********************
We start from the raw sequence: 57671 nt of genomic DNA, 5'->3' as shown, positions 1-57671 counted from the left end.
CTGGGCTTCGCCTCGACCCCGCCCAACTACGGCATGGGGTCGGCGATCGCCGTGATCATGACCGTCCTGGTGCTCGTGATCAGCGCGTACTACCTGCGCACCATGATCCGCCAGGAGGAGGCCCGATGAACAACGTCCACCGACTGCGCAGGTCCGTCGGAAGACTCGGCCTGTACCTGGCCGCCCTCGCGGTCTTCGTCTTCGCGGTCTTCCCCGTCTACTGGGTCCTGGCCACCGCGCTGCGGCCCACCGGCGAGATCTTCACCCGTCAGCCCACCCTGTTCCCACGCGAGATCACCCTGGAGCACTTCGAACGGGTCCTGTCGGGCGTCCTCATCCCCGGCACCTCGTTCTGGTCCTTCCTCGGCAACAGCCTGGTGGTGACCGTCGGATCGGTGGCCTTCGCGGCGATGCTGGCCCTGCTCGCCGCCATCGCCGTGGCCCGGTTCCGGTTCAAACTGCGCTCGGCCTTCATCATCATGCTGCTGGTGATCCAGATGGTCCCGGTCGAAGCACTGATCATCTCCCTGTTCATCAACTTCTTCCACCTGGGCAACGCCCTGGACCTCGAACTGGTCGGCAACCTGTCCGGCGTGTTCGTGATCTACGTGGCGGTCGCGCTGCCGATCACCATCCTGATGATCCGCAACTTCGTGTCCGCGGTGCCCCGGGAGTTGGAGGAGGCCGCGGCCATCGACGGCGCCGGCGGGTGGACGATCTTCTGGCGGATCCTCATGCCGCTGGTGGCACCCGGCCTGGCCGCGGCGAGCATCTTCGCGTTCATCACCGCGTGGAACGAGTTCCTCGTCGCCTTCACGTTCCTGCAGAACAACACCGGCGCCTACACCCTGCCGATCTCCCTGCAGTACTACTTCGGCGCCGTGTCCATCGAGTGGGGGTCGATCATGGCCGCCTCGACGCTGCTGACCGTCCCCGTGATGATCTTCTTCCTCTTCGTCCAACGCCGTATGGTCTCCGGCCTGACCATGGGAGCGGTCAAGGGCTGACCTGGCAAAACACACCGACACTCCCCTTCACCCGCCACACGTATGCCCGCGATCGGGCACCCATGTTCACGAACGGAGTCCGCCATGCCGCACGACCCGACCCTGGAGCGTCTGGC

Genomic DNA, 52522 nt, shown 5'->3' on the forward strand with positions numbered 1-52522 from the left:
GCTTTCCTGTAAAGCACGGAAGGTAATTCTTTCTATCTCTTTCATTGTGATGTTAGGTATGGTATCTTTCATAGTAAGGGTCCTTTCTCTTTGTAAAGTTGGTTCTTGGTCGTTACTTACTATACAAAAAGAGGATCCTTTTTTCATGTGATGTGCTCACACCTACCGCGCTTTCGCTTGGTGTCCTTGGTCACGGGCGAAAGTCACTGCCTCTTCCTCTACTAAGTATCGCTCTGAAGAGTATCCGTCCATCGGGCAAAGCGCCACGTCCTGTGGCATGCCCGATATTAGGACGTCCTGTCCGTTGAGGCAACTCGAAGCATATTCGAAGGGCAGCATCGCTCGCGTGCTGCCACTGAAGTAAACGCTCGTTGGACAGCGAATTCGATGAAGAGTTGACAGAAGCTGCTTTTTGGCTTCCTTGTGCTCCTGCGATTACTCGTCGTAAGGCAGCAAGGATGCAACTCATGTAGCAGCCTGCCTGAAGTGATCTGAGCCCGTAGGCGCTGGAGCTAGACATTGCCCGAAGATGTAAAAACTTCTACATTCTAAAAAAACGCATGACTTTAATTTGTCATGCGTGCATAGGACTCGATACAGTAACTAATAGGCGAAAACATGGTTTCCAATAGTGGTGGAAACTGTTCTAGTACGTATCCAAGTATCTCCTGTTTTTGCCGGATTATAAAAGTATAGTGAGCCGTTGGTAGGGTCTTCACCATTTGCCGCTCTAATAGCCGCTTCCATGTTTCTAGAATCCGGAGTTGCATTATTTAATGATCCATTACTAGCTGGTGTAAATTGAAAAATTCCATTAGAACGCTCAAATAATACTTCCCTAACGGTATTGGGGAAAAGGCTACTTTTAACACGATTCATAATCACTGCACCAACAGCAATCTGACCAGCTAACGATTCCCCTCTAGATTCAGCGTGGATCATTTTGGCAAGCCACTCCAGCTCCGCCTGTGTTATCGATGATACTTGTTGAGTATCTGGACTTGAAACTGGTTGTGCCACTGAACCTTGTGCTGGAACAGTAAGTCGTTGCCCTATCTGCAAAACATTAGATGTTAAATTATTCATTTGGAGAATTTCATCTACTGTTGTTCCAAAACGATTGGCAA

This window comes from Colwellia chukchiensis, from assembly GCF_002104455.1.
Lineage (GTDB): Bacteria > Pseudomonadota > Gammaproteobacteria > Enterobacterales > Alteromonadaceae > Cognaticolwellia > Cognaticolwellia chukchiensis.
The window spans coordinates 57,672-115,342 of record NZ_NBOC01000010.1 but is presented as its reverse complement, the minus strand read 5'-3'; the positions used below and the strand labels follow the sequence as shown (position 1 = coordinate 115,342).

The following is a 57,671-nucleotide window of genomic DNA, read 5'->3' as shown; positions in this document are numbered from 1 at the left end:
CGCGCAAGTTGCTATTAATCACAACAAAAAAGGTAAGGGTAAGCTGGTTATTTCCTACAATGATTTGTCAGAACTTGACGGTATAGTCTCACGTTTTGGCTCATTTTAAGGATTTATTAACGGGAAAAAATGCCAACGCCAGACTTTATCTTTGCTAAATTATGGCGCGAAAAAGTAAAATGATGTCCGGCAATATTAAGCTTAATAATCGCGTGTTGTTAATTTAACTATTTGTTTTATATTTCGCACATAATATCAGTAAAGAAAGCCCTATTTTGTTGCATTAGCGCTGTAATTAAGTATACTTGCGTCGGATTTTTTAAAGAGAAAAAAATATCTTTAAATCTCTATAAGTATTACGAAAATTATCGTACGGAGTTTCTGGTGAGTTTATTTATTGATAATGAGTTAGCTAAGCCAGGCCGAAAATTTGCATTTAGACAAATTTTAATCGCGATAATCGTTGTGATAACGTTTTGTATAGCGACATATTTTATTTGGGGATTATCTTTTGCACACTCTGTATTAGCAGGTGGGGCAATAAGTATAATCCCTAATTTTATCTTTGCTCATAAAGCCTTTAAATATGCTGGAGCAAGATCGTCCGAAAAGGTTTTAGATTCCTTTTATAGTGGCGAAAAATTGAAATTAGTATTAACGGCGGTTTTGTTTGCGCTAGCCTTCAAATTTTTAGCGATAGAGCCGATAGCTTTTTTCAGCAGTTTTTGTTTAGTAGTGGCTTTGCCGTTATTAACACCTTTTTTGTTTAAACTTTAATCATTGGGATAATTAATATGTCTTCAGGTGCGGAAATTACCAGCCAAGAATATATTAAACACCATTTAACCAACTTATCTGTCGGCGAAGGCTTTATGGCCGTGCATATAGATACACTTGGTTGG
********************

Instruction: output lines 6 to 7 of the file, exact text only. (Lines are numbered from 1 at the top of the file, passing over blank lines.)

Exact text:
Lineage (GTDB): Bacteria > Pseudomonadota > Gammaproteobacteria > Enterobacterales > Alteromonadaceae > Cognaticolwellia > Cognaticolwellia chukchiensis.
The window spans coordinates 57,672-115,342 of record NZ_NBOC01000010.1 but is presented as its reverse complement, the minus strand read 5'-3'; the positions used below and the strand labels follow the sequence as shown (position 1 = coordinate 115,342).